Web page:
It was a privilege a poor family would not pass up, especially if the offer came from such a respected clan. In the absence of formal schooling, it's common practice in communities here to organize Arabic and Islamic studies for children.
“Pangarap ng pamilya ko makapag-aral ako ng Koran (It is my family's dream to make me study the Koran),” said the boy, now in his teens. What is not clear is if his parents were also given monetary assistance.
The boy found himself relocating a few years back to the faraway town of Butig, some 50 road kilometers away from Marawi City, where he diligently learned the Koran.
But a month into the lessons, they gave him a rifle and taught him how to kill. "Lahat daw ng Christian sa buong mundo, patayin daw, 'te (They said all the Christians in the world must die)," he said.
The boy did not know about the Mautes' links to the international terrorist network Islamic State (ISIS) or anything about establishing a caliphate in Mindanao, which, according to the military, was the "grand plan" of the Maute Group.
He was told it was his specific duty to kill government soldiers.
"Tinuruan ako mag-patay ng tao. Kung di ko siya patayin, ako ang mamamatay. Ako naunahan ba (They taught me how to kill people. If I don't kill, I will die. They will kill me first)," he said.
He was once a child soldier fighting alongside the Maute brothers in his not so distant past. If he had stayed with the Mautes, he could be fighting in Marawi today, if not be dead already, he said.
When he was in Butig, he did not question the teachings. Not even in his mind. "Naniwala kami din, 'te, mga dalawang taon na 'te. Naniwala talaga 'te (I really did believe them for two years. I really believed)," he said.
His singular dream was to go to heaven and he was taught dying in battle was the way this could happen.
"Gusto ko talaga magpakamatay (I wanted to die for the cause)," he said.
Indeed, the boy recalled being happy in Butig, where he lived in a big house. He was especially fond of riding the horses when they were on a break from studying.
He mingled with the Maute children, including Omar and Abdullah, who would rise to international notoriety for the ongoing siege in Marawi City.
“Masaya ang Butig. Masaya buhay ko sa Butig (I was happy in Butig. I had a good life there),” he said.
To protect the boy, we agreed not to divulge his name and his personal details. We verified the boy's story about his stay in Butig – the hometown of Farhana Maute – by checking military reports too about the terrorist group's operations in Butig.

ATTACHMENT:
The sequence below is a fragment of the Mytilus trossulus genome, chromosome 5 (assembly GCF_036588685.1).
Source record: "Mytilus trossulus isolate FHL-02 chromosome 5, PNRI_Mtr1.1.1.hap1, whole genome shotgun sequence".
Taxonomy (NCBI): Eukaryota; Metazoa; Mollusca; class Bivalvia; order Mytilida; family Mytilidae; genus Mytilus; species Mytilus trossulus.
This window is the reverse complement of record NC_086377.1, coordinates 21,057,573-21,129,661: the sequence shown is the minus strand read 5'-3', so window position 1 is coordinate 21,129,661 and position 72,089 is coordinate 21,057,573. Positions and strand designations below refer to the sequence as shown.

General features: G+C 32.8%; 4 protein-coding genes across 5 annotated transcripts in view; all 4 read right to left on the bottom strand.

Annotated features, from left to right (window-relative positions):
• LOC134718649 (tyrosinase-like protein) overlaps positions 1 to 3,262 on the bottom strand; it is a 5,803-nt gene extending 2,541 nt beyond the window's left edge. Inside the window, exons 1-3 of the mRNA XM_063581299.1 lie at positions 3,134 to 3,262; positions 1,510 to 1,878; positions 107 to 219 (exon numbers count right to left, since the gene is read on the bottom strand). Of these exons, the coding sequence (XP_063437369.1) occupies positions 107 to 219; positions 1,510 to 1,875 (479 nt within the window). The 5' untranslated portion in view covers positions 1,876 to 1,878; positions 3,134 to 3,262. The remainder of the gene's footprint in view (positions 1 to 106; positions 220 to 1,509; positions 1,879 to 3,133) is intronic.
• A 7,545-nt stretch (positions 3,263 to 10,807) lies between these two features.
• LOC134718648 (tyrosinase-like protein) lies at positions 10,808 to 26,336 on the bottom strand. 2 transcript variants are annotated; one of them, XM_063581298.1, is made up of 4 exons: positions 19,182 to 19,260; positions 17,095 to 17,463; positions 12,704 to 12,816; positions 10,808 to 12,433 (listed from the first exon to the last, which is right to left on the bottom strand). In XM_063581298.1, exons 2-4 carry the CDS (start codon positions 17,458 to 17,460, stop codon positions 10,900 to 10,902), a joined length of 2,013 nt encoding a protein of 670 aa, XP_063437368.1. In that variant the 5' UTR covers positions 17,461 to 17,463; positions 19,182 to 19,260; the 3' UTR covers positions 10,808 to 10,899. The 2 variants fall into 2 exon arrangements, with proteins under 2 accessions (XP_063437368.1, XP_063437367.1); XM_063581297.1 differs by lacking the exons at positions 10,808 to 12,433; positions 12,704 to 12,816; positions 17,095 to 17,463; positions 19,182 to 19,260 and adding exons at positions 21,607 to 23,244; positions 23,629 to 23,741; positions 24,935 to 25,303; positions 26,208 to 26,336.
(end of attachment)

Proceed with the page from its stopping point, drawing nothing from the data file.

The boy agreed to talk because he doesn’t want more children to be brainwashed by the likes of the Mautes to support a cause that he now says is “very wrong.”
That the Maute Group used child soldiers is well reported. Rappler also obtained what appears to be propaganda videos of Filipino-looking children joining adult fighters carrying the ISIS black flag. A high-ranking military officer who operated in Butig confirmed the video was shot in the area.
The same officer provided an old photo of child soldiers recovered last year in one military operation in Butig, Farhana's hometown.
The boy said he was told it's what Allah wanted him to become.
"Sabihin nila, magka-edad ka na. Tapos ito gawin mo. 'Yan ang sinusundan natin dito sa Koran. Utos ng Allah (They say, you are growing up. This is what you should do. This is what we should follow, according to the Koran. It is what Allah wants us to do)," the boy recalled.
He was the perfect soldier. There's nothing like the misinformed courage of a child.
"Gusto ko talagang patayin ang mga sundalo. Nagtatatakbo ako sa mga puno para maghanap ng sundalo (I really wanted to kill soldiers. I was running among the trees to hunt for them)," he said.
He was talking about the clashes last year in Butig, where the Maute Group was able to raise the black flag of the Islamic State (ISIS). Three military offensives were launched there to flush them out. (READ: PH flag replaces ISIS black banner at Butig town hall)
"Naubos ko pa mga bala ko sa unang giyera. Sobra. te. Sabi ko, mamatay ako sa giyera na ito at mapunta na ako sa langit. Kung mamatay sa giyera, kukunin ka ni Allah (I emptied my magazine in my first battle. It was intense. I told myself, 'I will die in this war and I will go to heaven.' If I die in the battlefield, Allah will welcome me to heaven)," he said.
"Ready talaga ako mamatay, 'te. Kapag pumutok ang kanyon at ang mga eroplano dumating, hindi talaga ako magtago (I was ready to die. If the cannons were fired and if the planes came, I really wouldn't hide)," he added.
The boy didn't die in the wars in Butig. He didn't kill any soldier either. He didn't get the chance to master his marksmanship. And then something happened that changed his life and made him realize the teachings were wrong. We are withholding these details to protect his identity.
Today the boy said he still reads the Koran on his own. "Magbasa ako ng Koran. Pakiramdam ko 'te parang magaan (I read the Koran and when I do, I feel much better)," he said.
He hears the clashes in Butig and he knows some of his friends are fighting to get to heaven. "Maling-mali talaga, 'te (It's really wrong)," he said.
The military was surprised by the Maute Group's resistance in Marawi City because bandits usually run to the mountains and escape when confronted with heavy artillery. The clash is now on its 4th week and the fighters are still holding out.
If they were trained like the young boy, it means they are all ready to kill and they are all ready to die. – Rappler.com